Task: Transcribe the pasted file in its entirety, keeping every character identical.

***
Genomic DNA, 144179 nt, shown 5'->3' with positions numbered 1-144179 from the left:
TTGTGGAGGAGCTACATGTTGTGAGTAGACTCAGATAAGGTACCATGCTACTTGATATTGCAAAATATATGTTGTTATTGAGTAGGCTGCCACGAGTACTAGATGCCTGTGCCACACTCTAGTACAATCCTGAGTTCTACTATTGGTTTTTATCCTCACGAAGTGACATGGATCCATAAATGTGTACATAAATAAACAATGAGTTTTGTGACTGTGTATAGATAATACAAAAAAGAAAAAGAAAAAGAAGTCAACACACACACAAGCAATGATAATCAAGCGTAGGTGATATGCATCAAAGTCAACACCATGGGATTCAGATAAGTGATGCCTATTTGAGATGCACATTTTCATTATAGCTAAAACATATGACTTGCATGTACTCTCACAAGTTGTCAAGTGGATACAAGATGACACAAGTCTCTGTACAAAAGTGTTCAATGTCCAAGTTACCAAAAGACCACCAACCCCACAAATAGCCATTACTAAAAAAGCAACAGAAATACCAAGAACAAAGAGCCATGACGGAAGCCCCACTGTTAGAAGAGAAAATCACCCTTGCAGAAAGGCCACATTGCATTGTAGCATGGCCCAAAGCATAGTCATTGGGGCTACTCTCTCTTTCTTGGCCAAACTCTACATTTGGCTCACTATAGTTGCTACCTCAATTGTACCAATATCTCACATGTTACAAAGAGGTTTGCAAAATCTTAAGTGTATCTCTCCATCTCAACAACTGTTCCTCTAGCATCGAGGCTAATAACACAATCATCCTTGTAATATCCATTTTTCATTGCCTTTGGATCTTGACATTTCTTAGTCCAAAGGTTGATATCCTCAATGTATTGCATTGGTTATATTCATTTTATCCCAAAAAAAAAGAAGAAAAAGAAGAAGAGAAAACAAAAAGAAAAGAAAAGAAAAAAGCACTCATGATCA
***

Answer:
Genomic DNA, 144179 nt, shown 5'->3' with positions numbered 1-144179 from the left:
TTGTGGAGGAGCTACATGTTGTGAGTAGACTCAGATAAGGTACCATGCTACTTGATATTGCAAAATATATGTTGTTATTGAGTAGGCTGCCACGAGTACTAGATGCCTGTGCCACACTCTAGTACAATCCTGAGTTCTACTATTGGTTTTTATCCTCACGAAGTGACATGGATCCATAAATGTGTACATAAATAAACAATGAGTTTTGTGACTGTGTATAGATAATACAAAAAAGAAAAAGAAAAAGAAGTCAACACACACACAAGCAATGATAATCAAGCGTAGGTGATATGCATCAAAGTCAACACCATGGGATTCAGATAAGTGATGCCTATTTGAGATGCACATTTTCATTATAGCTAAAACATATGACTTGCATGTACTCTCACAAGTTGTCAAGTGGATACAAGATGACACAAGTCTCTGTACAAAAGTGTTCAATGTCCAAGTTACCAAAAGACCACCAACCCCACAAATAGCCATTACTAAAAAAGCAACAGAAATACCAAGAACAAAGAGCCATGACGGAAGCCCCACTGTTAGAAGAGAAAATCACCCTTGCAGAAAGGCCACATTGCATTGTAGCATGGCCCAAAGCATAGTCATTGGGGCTACTCTCTCTTTCTTGGCCAAACTCTACATTTGGCTCACTATAGTTGCTACCTCAATTGTACCAATATCTCACATGTTACAAAGAGGTTTGCAAAATCTTAAGTGTATCTCTCCATCTCAACAACTGTTCCTCTAGCATCGAGGCTAATAACACAATCATCCTTGTAATATCCATTTTTCATTGCCTTTGGATCTTGACATTTCTTAGTCCAAAGGTTGATATCCTCAATGTATTGCATTGGTTATATTCATTTTATCCCAAAAAAAAAGAAGAAAAAGAAGAAGAGAAAACAAAAAGAAAAGAAAAGAAAAAAGCACTCATGATCA